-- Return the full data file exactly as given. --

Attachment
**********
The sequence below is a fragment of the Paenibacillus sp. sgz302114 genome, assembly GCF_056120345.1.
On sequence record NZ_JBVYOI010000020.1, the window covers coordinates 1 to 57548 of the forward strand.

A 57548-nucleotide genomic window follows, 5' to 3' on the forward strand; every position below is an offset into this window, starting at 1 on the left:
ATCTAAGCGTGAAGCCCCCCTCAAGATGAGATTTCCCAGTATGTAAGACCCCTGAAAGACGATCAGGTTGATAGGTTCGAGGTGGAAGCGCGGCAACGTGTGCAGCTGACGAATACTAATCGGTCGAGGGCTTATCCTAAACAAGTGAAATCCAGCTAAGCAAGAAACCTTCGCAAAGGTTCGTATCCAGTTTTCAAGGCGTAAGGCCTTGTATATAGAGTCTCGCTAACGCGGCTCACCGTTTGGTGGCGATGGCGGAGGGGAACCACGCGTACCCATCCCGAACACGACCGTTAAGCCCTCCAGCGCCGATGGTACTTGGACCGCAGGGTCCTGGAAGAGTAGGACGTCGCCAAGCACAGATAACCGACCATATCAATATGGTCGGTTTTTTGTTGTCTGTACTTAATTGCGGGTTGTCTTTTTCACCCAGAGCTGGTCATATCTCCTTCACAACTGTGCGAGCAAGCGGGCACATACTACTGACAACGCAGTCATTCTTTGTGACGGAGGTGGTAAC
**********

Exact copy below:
The sequence below is a fragment of the Paenibacillus sp. sgz302114 genome, assembly GCF_056120345.1.
On sequence record NZ_JBVYOI010000020.1, the window covers coordinates 1 to 57548 of the forward strand.

A 57548-nucleotide genomic window follows, 5' to 3' on the forward strand; every position below is an offset into this window, starting at 1 on the left:
ATCTAAGCGTGAAGCCCCCCTCAAGATGAGATTTCCCAGTATGTAAGACCCCTGAAAGACGATCAGGTTGATAGGTTCGAGGTGGAAGCGCGGCAACGTGTGCAGCTGACGAATACTAATCGGTCGAGGGCTTATCCTAAACAAGTGAAATCCAGCTAAGCAAGAAACCTTCGCAAAGGTTCGTATCCAGTTTTCAAGGCGTAAGGCCTTGTATATAGAGTCTCGCTAACGCGGCTCACCGTTTGGTGGCGATGGCGGAGGGGAACCACGCGTACCCATCCCGAACACGACCGTTAAGCCCTCCAGCGCCGATGGTACTTGGACCGCAGGGTCCTGGAAGAGTAGGACGTCGCCAAGCACAGATAACCGACCATATCAATATGGTCGGTTTTTTGTTGTCTGTACTTAATTGCGGGTTGTCTTTTTCACCCAGAGCTGGTCATATCTCCTTCACAACTGTGCGAGCAAGCGGGCACATACTACTGACAACGCAGTCATTCTTTGTGACGGAGGTGGTAAC